A minimal model of the endowment needed to store one terabyte on disk *forever* under a set of assumptions which can be adjusted.
It is an initial, greatly simplified version of earlier work by the LOCKSS Program and students at the Storage Systems Research Center of UC Santa Cruz.
This work was published here in 2012 and in later papers (see here).

The endowment is the money which, deposited with the data and invested at interest, suffices to pay for the storage of (in this case) a terabyte "forever", which in this model is 100 years.

This model's parameters are as follows.

- DriveCost
- The initial cost per drive, assumed constant in real dollars.
- DriveTeraByte
- The initial number of TB of useful data per drive (i.e. excluding overhead).
- KryderRate
- The annual percentage by which DriveTeraByte increases.
- DriveLife
- Working drives are replaced after this many years.
- DriveFailRate
- Percentage of drives that fail each year.

- SlotCost
- The initial non-media cost of a rack (servers, networking, etc) divided by the number of drive slots.
- SlotRate
- The annual percentage by which SlotCost decreases in real terms.
- SlotLife
- Racks are replaced after this many years

- SlotCostPerYear
- The initial running cost per year (labor, power, etc) divided by the number of drive slots.
- LaborPowerRate
- The annual percentage by which SlotCostPerYear increases in real terms.
- ReplicationFactor
- The number of copies. This need not be an integer, to account for erasure coding.

- DiscountRate
- The annual real interest obtained by investing the remaining endowment.

- Unlike earlier published research, this model ignores the cost of ingesting the data in the first place, and accessing it later. Experience suggests the following rule of thumb: ingest is half the total lifetime cost, storage is one-third the total lifetime cost, and access is one-sixth. Thus a reasonable estimate of the total preservation cost of a terabyte is three times the result of this model.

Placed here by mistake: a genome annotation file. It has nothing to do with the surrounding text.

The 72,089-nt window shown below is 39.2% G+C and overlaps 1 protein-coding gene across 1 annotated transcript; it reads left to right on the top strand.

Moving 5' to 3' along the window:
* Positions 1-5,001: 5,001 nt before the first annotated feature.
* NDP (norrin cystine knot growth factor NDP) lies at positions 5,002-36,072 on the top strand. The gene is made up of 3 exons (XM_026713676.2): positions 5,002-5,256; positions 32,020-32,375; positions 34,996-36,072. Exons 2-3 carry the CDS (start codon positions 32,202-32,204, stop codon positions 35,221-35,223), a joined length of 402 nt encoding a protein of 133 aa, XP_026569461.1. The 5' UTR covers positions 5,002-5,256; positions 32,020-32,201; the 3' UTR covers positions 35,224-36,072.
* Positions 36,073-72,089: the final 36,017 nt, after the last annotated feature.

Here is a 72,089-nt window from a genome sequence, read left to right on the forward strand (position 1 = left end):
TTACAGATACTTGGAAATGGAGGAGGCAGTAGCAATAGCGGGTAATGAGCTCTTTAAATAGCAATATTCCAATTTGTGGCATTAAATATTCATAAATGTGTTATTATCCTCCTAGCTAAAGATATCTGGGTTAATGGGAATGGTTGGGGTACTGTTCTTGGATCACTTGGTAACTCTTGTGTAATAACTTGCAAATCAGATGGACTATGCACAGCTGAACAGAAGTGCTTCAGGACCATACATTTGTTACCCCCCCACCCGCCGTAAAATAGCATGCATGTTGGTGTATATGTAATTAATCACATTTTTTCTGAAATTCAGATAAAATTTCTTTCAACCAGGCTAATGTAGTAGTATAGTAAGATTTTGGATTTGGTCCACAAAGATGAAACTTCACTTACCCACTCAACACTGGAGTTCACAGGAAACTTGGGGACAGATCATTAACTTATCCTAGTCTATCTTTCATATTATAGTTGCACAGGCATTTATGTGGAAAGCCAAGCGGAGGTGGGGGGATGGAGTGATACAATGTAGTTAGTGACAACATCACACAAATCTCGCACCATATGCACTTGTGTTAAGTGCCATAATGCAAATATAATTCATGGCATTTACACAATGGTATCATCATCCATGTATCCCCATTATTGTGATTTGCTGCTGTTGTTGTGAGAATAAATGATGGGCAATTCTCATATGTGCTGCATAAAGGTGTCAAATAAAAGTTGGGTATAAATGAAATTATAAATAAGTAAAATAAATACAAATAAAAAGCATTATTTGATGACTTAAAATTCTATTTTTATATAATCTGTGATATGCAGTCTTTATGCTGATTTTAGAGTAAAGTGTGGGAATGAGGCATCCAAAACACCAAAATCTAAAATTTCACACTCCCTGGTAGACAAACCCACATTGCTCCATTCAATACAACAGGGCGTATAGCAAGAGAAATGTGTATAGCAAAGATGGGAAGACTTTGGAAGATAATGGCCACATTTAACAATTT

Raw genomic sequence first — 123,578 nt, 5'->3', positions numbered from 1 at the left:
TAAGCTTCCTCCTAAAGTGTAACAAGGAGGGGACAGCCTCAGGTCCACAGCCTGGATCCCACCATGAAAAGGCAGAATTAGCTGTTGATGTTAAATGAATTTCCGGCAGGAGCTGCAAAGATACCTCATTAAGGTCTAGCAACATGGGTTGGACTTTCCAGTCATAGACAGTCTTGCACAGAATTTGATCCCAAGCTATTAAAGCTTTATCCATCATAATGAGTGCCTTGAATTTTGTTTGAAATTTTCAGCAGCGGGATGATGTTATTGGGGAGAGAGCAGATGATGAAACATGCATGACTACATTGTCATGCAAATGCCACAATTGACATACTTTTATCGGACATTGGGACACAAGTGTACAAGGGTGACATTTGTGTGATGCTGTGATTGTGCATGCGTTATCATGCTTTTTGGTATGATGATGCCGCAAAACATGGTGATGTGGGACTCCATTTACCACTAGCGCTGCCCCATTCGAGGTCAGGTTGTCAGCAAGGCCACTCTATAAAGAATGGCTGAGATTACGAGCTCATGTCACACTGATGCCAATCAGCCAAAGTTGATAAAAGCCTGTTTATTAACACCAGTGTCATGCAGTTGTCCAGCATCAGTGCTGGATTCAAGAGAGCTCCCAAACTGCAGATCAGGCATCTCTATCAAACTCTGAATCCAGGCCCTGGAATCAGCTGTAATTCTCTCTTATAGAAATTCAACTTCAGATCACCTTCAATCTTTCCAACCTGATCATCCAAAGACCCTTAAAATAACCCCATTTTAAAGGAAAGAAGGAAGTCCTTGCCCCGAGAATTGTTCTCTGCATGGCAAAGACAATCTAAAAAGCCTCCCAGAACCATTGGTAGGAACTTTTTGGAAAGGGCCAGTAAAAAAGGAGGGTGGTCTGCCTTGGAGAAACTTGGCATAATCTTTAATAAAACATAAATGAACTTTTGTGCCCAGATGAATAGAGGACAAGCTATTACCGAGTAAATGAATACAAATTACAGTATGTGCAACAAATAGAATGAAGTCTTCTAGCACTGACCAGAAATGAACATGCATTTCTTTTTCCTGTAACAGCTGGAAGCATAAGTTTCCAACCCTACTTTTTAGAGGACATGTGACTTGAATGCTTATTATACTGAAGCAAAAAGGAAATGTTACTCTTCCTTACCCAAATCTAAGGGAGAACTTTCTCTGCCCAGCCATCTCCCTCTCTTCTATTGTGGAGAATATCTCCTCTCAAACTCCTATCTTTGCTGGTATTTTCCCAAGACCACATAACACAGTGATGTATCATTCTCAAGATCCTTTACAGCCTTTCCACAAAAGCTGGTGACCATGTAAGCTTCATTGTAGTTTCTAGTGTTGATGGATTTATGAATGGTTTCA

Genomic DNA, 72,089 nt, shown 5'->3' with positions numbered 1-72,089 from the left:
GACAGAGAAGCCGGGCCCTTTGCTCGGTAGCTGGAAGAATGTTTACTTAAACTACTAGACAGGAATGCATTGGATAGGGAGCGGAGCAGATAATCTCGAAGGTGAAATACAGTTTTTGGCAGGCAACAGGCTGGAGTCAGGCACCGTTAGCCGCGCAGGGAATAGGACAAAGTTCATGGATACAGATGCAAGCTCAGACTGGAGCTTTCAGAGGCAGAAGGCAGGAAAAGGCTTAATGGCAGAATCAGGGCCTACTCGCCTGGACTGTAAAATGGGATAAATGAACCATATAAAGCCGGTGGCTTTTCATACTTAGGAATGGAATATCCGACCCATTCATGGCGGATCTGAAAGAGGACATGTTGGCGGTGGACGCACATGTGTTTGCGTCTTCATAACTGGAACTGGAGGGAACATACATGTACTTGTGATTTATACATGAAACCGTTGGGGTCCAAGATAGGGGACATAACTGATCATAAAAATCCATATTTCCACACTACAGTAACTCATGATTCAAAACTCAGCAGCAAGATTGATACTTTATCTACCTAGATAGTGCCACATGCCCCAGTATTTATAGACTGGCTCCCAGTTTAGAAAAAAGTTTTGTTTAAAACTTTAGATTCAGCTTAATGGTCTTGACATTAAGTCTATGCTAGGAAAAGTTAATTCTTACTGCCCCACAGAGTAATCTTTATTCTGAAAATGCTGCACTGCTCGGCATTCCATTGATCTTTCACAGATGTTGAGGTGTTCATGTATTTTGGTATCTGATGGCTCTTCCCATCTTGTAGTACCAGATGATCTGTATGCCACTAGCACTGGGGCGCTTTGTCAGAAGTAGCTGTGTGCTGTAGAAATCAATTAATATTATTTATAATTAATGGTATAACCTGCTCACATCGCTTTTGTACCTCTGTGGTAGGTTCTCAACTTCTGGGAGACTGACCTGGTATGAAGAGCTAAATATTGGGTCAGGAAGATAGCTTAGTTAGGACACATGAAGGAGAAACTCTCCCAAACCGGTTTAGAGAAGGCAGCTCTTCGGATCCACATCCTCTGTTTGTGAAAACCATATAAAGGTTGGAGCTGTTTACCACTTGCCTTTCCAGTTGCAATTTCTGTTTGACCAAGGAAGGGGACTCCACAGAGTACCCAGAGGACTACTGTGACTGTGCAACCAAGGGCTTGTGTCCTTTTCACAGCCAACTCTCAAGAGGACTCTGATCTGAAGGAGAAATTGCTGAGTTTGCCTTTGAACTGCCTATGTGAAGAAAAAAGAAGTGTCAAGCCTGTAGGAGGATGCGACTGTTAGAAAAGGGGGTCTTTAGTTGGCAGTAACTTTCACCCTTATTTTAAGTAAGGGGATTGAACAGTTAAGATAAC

- The model assumes that the parameters are constant through time. Historically, interest rates, the Kryder rate, labor costs, etc. have varied, and thus should be modelled using Monte Carlo techniques and a probability distribution for each such parameter. It is possible for real interest rates to go negative, disk cost per terabyte to spike upwards, as it did after the Thai floods, and so on. These low-probability events can have a large effect on the endowment needed, but are excluded from this model.
- There are a number of different possible policies for handling the inevitable disk failures, and different ways to model each of them. This model assumes that it is possible to predict at the time a batch of disks is purchased what proportion of them will fail, and inflates the purchase cost by that factor. This models the policy of buying extra drives so that failures can be replaced by the same drive model.
- The model assumes that drives are replaced after DriveLife years even though they are working. Continuing to use the drives beyond this can have significant effects on the endowment, see this paper.